Reformation Then and Now

Reformation Then and Now October 31, 2018

The Church is discredited:  plagued by corruption, including sex scandals.  Trusting human leaders whose failures disillusion their followers.  The Church is seen as pre-occupied with politics.  The Gospel of Christ’s justification of sinners is buried under elaborate schemes of works-righteousness.  The Word of God is marginalized and misused.  That was the Church of 1517, in sore need of Reformation.  Increasingly, this also describes the Church of 2018, which is also in need of Reformation.  Today, not just the Catholic church needs Reformation, so does the Protestant church.  The same Reformation as the one 500 years ago.

That was my thesis in a talk I gave at a Reformation festival in upstate New York last weekend:  “The Reformation Then and Now.”  Fellow Patheos blogger Jordan Cooper was in the house, and he has made my presentation into a podcast.

To observe Reformation Day today, I will post a few of the points I make in that presentation to make my case that the key themes of the Reformation are live issues today.

The Eclipse of the Gospel

The Gospel could still be found in the Middle Ages, and it can certainly be found today.  But consider these developments in contemporary Christianity:

  • The increasingly expressed view that Christianity should not be so much about salvation as about following and imitating Christ.  (I like to ask, “How are you doing with that?”
  • The criticisms of the substitutionary atonement, including claims that it would be unjust–even “cosmic child abuse”–if God were to punish His son for what we did.   (Forgetting the doctrine of the Trinity.)
  • The New Perspective on Paul, which teaches that Christ has only freed us from the Jewish ceremonial law, not the moral law.
  • The Social Gospel of the left, according to which liberal Protestants reject salvation after death in favor of bringing God’s Kingdom to earth by means of progressive political activism.
  • The Social Gospel of the right, according to which some conservative Protestants also focus on building the Kingdom of God on earth by means of conservative political activism.
  • The Prosperity Gospel, which promises wealth in this world, as opposed to treasures in Heaven.  (Indulgences in the Middle Ages monetized salvation with the Church getting the money.  The Prosperity Gospel at least lets the Christian cash in.)

The biggest and most pervasive problem, though, is the view that the Gospel is simply for conversion.  After that, we are under the Law.  Similar to what the Medieval Church taught about Baptism, that it delivered us from original sin and for all sins committed up to that point, by applying the Gospel only to the moment of conversion, the Gospel is marginalized and made into a relatively small part of the Christian life.  The Reformation, though, taught that the Gospel is for all of the Christian’s life, that it creates the life of faith, which bears the sanctifying fruit of good works in love and service to our neighbors.

But if part of the church’s need for Reformation is its immorality, don’t we need more Law?  Aren’t Christians using the Gospel as a cover for their sinfulness?

First of all, those who think that they are saved by the Law tend to weaken and redefine the Law so as to make it easier for them to keep.  Instead of seeking and finding forgiveness, they insist that they do not need forgiveness.

Faith in Christ–not faith in oneself, or faith in one’s conversion–justifies, and, in so doing, it changes us on the inside and shapes our external actions.  Christians do indeed need the Law, in all of its uses, but only pairing it with the Gospel and using them together can sin be defeated.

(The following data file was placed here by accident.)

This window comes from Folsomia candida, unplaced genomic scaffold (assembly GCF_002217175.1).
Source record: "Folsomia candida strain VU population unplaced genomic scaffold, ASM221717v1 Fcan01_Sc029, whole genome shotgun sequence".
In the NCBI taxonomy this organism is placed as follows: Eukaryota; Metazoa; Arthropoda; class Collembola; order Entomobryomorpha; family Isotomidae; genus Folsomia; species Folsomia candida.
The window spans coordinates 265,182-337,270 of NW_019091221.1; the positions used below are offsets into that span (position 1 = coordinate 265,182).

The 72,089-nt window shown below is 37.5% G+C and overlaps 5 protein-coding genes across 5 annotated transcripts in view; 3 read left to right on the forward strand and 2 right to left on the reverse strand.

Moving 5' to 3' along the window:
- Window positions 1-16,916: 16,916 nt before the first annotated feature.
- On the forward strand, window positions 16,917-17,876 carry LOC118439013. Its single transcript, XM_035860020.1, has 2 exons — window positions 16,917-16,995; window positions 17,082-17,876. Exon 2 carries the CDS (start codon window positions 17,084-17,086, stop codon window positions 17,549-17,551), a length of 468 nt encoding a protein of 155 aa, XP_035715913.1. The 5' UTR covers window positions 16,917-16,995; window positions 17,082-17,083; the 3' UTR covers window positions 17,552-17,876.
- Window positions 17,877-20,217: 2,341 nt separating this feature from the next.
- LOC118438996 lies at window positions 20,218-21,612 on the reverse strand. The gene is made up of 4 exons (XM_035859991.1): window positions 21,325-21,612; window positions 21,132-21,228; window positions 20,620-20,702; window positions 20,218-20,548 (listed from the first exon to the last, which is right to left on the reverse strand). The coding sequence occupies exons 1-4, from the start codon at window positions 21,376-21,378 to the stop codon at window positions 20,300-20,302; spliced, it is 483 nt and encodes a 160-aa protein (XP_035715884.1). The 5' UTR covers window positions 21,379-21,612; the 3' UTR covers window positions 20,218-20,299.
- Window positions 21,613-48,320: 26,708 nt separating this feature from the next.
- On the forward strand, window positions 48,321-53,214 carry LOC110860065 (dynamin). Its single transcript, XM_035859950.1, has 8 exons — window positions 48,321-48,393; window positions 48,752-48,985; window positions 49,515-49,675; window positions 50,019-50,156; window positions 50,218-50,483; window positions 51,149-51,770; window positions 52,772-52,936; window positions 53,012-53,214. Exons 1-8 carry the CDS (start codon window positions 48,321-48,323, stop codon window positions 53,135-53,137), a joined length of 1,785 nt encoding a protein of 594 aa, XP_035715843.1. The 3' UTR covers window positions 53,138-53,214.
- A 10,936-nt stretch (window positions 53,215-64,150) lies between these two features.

The Eclipse of God’s Word

The Medieval Church did believe in God’s Word, and most Protestants today accept to one degree or another its authority.  But the Word then and now has been marginalized and misused.  Consider these developments in contemporary Christianity:

The “Red Letter Christians” teach that we only need to follow the words of Jesus–printed in red letters in many editions of the Bible–and not the rest of Scripture.

  • A prominent Church leader is saying that Christians should stop using the Old Testament.
  • Some theologians are saying that the words of Scripture do not matter, as such; just the events that it describes and the doctrines that it references.
  • Some popular teachers treat the Bible as a secret code to be interpreted.
  • Some Christians see the Bible only as a rule book or a guide book.
  • Some Bible scholars persist in denying what the Scriptures teach.
  • Some Christians first decide on what they believe, then construct elaborate interpretive schemes to make the Bible agree with them.

The biggest and most pervasive problem, though, is missing the sense in which God’s Word is a means of Grace.  That when we read or hear or study the Scriptures, God’s Word is “living and active” (Hebrews 4:12).  In His Word, God addresses us in a personal way, and the Holy Spirit–by bringing us to repentance and bringing us to Christ–creates faith in our heart.

When we fail to use the Bible in this way, our faith tends to remain superficial and unfruitful.  Furthermore, we miss the power of the Holy Spirit when we look for Him inside ourselves rather than externally, in language of God’s Word.

Reformation Today

Many other things I say on these and related topics.  Again, you can listen to the podcast.  I also deal with some of the new issues that have come to the fore 500 years after the first Reformation, but which that Reformation can also help us deal with today.  For more about those, see my new book with Trevor Sutton, Authentic Christianity.

 

 

Painting:  Detail from the Wittenberg Altarpiece by Lucas Cranach the Younger [Public domain], via Wikimedia Commons

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